November 23, 2014

New Website Alert!

I just launched a new website called a blissful interlude.  In addition to some personal musings on finding those blissful moments in life, the site features stories and profiles on folks who are making a difference in the world, however big or small.

The first story is a feature of Andrew Taylor, co-chef and co-owner of the renowned Portland, Maine restaurant, Eventide Oyster Co.

Stay up to date on new posts by subscribing to the website here, like on Facebook, and follow on Twitter, Instagram, and Pinterest.  New features will be posted at least once a week!

Happy reading and stay blissful!

Sarah Woehler

October 15, 2014

The New Normal

The new normal is city living.  It is ambulances screaming by at odd hours of the day, food fumes wafting through my apartment window, walking down the street for my favorite ramen.  The new normal is ocean drives and city views.  The new normal is slightly unconventional and unpredictable (therefore simultaneously scary and exciting).  The new normal is facing my fears.

The new normal didn’t happen overnight.  Instead, it crept up unexpectedly, and later than I thought it would arrive.  But I knew it had arrived when I woke up one Wednesday three weeks ago and realized the sadness had finally almost disappeared.  At first I thought it was a fluke – a day with no tears, gut-wrenching guilt, and an urge to numb my emotions with sugar-laden carbs.  But I coasted through one day, and then a second day, and then a third day without any tears, and I realized that the dawn of a new life that I had intentionally pursued and crafted – even having lived the framework of my new life for several months - had finally arrived.  

It didn't hit me like a flood or even like a wave, like the high of new love; rather, it was a sense of elevated evenness that might not have otherwise felt so remarkable if it hadn't been contrasted against months of mourning and grief.  It felt like the old (new) me was back.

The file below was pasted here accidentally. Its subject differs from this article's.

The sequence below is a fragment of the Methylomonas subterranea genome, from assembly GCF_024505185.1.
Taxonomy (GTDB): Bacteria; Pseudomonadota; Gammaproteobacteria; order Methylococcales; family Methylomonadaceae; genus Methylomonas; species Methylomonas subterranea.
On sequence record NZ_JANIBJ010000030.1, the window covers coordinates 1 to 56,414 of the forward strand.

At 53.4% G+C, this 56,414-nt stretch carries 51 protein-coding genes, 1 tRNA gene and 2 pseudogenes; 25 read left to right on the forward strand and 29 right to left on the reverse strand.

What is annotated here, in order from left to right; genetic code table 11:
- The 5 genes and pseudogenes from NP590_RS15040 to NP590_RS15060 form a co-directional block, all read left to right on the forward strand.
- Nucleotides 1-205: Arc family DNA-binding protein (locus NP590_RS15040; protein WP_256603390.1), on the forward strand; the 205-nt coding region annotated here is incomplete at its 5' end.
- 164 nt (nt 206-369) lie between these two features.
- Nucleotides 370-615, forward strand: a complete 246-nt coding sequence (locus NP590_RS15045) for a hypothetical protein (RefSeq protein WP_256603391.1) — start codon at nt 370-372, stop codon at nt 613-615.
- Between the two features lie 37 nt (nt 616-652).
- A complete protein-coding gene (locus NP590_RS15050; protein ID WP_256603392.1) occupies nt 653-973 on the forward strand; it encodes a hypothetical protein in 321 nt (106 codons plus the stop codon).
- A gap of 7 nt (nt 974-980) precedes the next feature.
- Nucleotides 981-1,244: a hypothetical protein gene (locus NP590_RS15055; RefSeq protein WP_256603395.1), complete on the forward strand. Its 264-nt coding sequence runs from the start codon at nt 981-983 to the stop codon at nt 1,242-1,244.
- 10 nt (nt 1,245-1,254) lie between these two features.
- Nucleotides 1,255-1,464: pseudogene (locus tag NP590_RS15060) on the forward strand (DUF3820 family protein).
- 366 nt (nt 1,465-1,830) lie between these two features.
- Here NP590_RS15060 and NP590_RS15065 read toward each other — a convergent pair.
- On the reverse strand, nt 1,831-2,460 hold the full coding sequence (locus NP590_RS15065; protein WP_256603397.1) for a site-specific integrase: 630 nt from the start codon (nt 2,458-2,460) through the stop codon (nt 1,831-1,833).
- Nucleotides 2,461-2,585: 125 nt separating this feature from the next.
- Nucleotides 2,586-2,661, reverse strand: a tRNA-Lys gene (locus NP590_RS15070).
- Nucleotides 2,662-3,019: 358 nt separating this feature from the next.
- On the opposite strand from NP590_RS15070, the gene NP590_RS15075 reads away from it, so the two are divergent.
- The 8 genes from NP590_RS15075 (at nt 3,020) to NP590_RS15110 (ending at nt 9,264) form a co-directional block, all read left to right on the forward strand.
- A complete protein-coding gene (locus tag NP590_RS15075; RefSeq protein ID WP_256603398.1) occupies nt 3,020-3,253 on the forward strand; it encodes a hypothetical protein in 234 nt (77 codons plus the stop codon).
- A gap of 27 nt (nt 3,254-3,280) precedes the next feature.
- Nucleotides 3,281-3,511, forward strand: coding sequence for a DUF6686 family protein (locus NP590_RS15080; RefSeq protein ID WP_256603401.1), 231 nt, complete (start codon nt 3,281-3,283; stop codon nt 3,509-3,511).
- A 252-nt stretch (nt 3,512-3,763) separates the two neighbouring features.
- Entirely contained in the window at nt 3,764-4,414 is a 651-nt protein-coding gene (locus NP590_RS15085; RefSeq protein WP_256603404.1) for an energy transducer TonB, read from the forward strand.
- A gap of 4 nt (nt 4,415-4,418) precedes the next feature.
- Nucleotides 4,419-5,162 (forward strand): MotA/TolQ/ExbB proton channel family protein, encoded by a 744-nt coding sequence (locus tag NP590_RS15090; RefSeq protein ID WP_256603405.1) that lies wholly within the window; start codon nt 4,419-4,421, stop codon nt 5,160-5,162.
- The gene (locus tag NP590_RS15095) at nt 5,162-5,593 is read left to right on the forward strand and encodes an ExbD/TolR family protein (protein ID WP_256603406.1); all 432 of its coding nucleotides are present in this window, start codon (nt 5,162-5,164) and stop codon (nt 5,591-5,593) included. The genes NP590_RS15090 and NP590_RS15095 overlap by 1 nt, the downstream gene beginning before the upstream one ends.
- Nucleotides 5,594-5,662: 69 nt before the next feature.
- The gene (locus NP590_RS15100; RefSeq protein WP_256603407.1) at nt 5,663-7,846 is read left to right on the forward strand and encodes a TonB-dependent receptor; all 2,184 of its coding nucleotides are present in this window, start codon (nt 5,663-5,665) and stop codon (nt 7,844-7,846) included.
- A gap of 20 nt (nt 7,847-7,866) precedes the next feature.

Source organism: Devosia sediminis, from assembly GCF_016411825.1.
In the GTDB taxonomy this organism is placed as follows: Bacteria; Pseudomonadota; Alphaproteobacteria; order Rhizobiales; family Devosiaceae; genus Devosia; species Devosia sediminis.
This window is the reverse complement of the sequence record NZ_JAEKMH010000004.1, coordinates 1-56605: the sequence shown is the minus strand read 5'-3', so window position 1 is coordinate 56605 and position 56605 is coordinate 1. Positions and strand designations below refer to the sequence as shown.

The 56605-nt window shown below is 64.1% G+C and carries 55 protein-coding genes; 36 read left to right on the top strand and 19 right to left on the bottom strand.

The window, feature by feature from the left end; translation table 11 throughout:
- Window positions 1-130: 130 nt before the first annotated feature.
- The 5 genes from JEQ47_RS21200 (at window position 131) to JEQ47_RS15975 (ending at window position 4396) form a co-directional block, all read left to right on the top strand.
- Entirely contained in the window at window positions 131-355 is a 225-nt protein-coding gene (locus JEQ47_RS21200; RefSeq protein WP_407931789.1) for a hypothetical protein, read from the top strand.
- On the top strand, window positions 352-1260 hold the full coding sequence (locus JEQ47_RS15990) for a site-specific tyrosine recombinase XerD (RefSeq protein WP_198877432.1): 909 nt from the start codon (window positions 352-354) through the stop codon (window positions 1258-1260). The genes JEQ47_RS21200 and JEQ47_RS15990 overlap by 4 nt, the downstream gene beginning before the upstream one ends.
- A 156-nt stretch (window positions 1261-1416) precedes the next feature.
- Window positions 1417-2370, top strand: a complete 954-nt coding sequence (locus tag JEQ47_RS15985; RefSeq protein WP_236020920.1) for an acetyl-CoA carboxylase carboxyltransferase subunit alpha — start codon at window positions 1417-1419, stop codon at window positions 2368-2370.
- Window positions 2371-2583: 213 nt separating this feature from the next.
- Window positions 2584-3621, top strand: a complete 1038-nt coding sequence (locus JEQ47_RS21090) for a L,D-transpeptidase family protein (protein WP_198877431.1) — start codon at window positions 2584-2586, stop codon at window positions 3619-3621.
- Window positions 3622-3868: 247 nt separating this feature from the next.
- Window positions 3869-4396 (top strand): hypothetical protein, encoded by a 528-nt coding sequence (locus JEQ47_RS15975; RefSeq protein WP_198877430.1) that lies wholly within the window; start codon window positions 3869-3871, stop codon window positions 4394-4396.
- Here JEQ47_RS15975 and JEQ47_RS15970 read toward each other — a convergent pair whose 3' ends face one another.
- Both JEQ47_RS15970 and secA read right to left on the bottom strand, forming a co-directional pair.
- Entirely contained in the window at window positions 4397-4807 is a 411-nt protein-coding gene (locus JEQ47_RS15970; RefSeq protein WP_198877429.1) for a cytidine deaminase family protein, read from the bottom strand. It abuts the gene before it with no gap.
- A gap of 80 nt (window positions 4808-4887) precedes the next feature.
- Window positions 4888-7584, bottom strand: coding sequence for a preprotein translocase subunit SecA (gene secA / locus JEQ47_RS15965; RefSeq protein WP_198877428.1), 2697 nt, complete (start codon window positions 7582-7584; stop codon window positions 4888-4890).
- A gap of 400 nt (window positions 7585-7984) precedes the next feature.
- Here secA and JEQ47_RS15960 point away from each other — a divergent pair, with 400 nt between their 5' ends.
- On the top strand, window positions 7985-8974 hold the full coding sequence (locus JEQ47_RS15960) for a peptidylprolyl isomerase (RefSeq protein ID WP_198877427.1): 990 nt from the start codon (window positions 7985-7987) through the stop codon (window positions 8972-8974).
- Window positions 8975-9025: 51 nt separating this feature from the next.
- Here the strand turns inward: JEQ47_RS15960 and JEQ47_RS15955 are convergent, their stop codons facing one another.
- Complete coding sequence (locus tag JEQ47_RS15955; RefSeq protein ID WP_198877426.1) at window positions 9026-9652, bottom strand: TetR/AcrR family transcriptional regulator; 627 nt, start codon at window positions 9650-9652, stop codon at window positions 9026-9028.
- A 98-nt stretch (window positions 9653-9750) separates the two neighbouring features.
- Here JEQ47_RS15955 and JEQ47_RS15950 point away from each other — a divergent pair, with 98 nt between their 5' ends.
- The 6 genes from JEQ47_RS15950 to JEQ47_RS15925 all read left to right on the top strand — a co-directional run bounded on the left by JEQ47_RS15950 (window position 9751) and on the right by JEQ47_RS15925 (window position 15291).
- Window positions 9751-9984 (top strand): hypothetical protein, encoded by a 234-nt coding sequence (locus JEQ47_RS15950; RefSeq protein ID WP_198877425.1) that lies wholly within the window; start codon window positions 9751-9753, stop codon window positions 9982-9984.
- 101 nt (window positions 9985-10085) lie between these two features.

Falmouth from causeway to Mackworth Island, Maine.
It was only upon the arrival of the new normal that I  realized how much my life had changed in less than a year, the result of huge life changes that I had made in merely six months.  I had not only made the decision to get divorced, but consequently had moved to a new city and changed office locations (albeit at the same company).  Throw in a family life crisis, and frankly, it was a lot.  

And though, minus the family crisis, it was not without careful consideration that I made these decisions voluntarily.  Just the same I could have never anticipated how altogether these changes would initially wreak such havoc on my emotional (and physical) well being.  One life change can be hugely stressful, but three is triply stressful, even if they are changes intended to improve your life in some way.  But that is life, and it is these kinds of experiences that ironically make our lives feel so rich.

So, when I woke up that morning, experiencing joy and gratitude simply from the sun that was filtering through my bedroom windows, things suddenly felt new, and simultaneously normal. The new normal had finally arrived. 

It goes without saying that life is different than it was a year ago. Having once lived in a house in the country, I now live in an apartment in a city.  Having been a country club member, I am now a card-carrying Planet Fitness member.  Having had established friendships and a life in a community in which I lived for nearly 10 years, I am now in a new community making new friends.  

At the same time, my essence is still the same: I still enjoy my same morning routine of working out and eating oat bran; I still relish in me time; my heart still beats for the same kinds of passions and pleasures.  And though there are aspects that I miss from the old normal, it is the possibilities - those intangibles - in the new normal that I could never attain while remaining in the old normal, that which ultimately guided my decision-making in the end. As hard as it is (and hell, it really was so hard), sometimes you have to say goodbye to the old to usher in the new.  

September 7, 2014

"Being alive is a paradox."

“Being alive is a paradox, an ongoing mix of things that on the surface don’t always seem to make sense.  But voicing what doesn’t seem to make sense helps. It’s like an orchestra tuning up to play together. We have no chance of discovering the fullness of our inner music, if we don’t let the players in our hearts and minds and spirits tune.”